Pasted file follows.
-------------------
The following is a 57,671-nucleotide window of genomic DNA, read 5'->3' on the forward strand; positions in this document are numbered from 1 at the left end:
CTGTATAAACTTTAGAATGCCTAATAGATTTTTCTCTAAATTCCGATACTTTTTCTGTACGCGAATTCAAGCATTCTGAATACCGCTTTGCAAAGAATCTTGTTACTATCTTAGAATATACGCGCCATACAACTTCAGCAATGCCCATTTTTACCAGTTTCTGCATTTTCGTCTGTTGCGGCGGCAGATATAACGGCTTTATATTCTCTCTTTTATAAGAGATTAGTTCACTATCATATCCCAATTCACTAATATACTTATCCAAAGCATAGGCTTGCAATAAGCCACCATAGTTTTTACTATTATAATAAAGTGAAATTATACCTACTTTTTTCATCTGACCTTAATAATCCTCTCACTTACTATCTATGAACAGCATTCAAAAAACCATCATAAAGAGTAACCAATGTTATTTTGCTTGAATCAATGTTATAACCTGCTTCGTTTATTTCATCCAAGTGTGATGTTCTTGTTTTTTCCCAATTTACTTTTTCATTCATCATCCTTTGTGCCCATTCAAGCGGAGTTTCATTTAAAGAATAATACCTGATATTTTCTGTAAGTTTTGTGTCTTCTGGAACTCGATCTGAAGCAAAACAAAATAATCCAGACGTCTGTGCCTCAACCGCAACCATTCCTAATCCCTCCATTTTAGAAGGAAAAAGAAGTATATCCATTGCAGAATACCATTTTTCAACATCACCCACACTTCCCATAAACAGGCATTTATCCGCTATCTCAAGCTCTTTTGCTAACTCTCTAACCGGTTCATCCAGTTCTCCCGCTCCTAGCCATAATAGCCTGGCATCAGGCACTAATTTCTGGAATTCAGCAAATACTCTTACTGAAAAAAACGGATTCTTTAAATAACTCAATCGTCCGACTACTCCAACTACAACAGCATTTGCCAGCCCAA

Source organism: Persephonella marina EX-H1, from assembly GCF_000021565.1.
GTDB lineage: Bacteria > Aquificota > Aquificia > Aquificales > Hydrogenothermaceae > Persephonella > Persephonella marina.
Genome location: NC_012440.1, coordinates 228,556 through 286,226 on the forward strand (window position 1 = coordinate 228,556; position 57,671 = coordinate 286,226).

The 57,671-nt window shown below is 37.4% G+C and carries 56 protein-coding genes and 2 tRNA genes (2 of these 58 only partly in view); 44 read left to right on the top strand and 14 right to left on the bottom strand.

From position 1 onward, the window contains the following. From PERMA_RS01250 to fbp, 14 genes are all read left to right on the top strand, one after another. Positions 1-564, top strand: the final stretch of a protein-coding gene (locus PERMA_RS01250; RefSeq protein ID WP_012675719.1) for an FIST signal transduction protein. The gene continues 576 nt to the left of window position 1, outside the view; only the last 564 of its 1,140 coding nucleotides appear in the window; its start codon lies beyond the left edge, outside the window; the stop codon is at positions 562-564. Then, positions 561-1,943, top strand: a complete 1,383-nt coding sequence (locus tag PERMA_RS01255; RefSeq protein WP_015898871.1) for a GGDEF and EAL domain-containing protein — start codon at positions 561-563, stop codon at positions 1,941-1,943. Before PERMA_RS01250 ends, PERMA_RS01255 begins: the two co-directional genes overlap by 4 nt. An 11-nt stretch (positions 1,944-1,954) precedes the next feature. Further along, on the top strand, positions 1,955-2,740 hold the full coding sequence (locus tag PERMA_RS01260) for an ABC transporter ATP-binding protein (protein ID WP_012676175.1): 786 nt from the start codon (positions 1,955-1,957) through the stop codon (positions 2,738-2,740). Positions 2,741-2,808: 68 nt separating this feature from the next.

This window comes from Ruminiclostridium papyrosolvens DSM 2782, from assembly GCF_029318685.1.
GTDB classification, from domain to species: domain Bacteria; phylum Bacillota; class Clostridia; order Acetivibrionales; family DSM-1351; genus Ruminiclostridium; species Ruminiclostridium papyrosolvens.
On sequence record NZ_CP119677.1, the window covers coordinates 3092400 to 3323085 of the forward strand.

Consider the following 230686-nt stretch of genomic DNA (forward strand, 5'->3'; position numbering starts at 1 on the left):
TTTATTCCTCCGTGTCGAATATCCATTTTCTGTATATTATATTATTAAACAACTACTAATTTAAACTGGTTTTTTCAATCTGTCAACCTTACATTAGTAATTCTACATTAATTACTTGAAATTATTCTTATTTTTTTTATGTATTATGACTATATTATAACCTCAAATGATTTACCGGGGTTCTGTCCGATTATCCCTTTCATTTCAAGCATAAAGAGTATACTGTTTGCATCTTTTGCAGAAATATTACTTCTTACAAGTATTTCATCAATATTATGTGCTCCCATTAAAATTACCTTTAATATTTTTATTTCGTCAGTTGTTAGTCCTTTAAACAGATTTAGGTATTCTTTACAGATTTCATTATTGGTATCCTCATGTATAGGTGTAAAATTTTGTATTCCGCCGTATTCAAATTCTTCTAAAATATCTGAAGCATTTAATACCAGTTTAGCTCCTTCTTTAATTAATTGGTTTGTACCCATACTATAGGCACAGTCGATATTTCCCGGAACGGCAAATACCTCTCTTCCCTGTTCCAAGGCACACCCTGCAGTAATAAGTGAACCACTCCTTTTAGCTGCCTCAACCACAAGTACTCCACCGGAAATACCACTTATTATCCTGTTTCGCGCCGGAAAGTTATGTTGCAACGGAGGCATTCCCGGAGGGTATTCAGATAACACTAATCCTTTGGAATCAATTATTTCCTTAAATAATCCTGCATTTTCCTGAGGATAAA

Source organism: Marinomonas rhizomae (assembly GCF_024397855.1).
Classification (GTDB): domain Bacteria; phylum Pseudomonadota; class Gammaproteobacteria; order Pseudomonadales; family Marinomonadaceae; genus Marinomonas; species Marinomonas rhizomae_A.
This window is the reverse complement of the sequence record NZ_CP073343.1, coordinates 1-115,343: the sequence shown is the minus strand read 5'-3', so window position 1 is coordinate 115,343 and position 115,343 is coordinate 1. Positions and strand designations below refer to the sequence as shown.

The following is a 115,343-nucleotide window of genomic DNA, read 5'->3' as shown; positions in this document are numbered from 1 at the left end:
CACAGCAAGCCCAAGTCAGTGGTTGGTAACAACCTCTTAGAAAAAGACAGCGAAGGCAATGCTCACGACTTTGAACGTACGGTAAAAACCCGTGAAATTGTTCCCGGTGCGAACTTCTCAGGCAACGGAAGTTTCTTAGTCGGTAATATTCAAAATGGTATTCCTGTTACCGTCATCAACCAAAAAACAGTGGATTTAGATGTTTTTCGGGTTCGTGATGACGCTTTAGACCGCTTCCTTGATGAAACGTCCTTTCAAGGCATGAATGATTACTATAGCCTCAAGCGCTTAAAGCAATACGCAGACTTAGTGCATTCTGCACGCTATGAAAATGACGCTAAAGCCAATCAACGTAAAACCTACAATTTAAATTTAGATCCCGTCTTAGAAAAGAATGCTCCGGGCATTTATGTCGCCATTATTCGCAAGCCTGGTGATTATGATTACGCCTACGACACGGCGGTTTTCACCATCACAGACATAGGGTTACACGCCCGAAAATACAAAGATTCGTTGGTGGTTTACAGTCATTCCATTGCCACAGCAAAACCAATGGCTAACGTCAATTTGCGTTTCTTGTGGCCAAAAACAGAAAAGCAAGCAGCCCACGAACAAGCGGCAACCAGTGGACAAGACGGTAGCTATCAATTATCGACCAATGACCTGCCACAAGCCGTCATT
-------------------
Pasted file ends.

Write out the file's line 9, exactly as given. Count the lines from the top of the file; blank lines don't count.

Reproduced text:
GTDB classification, from domain to species: domain Bacteria; phylum Bacillota; class Clostridia; order Acetivibrionales; family DSM-1351; genus Ruminiclostridium; species Ruminiclostridium papyrosolvens.